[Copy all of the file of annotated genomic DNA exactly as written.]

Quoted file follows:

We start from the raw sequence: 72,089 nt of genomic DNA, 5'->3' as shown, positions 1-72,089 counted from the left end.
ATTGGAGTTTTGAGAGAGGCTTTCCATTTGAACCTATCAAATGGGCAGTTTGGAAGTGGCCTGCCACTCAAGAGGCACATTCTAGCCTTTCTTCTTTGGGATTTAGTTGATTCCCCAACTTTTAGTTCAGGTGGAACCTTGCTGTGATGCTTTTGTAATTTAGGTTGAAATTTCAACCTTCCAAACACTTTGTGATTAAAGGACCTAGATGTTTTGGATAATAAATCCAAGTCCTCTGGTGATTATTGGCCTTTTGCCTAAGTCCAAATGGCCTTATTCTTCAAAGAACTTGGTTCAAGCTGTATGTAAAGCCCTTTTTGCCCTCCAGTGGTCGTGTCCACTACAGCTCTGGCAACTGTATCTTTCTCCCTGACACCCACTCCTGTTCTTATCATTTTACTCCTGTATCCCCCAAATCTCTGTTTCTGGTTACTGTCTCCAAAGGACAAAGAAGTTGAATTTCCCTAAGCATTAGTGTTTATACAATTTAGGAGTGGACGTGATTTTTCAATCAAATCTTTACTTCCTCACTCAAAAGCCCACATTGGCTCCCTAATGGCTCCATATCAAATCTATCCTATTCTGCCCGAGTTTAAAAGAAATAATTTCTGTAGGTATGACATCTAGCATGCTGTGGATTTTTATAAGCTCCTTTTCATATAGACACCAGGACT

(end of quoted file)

We start from the raw sequence: 72,089 nt of genomic DNA, 5'->3' as shown, positions 1-72,089 counted from the left end.
ATTGGAGTTTTGAGAGAGGCTTTCCATTTGAACCTATCAAATGGGCAGTTTGGAAGTGGCCTGCCACTCAAGAGGCACATTCTAGCCTTTCTTCTTTGGGATTTAGTTGATTCCCCAACTTTTAGTTCAGGTGGAACCTTGCTGTGATGCTTTTGTAATTTAGGTTGAAATTTCAACCTTCCAAACACTTTGTGATTAAAGGACCTAGATGTTTTGGATAATAAATCCAAGTCCTCTGGTGATTATTGGCCTTTTGCCTAAGTCCAAATGGCCTTATTCTTCAAAGAACTTGGTTCAAGCTGTATGTAAAGCCCTTTTTGCCCTCCAGTGGTCGTGTCCACTACAGCTCTGGCAACTGTATCTTTCTCCCTGACACCCACTCCTGTTCTTATCATTTTACTCCTGTATCCCCCAAATCTCTGTTTCTGGTTACTGTCTCCAAAGGACAAAGAAGTTGAATTTCCCTAAGCATTAGTGTTTATACAATTTAGGAGTGGACGTGATTTTTCAATCAAATCTTTACTTCCTCACTCAAAAGCCCACATTGGCTCCCTAATGGCTCCATATCAAATCTATCCTATTCTGCCCGAGTTTAAAAGAAATAATTTCTGTAGGTATGACATCTAGCATGCTGTGGATTTTTATAAGCTCCTTTTCATATAGACACCAGGACT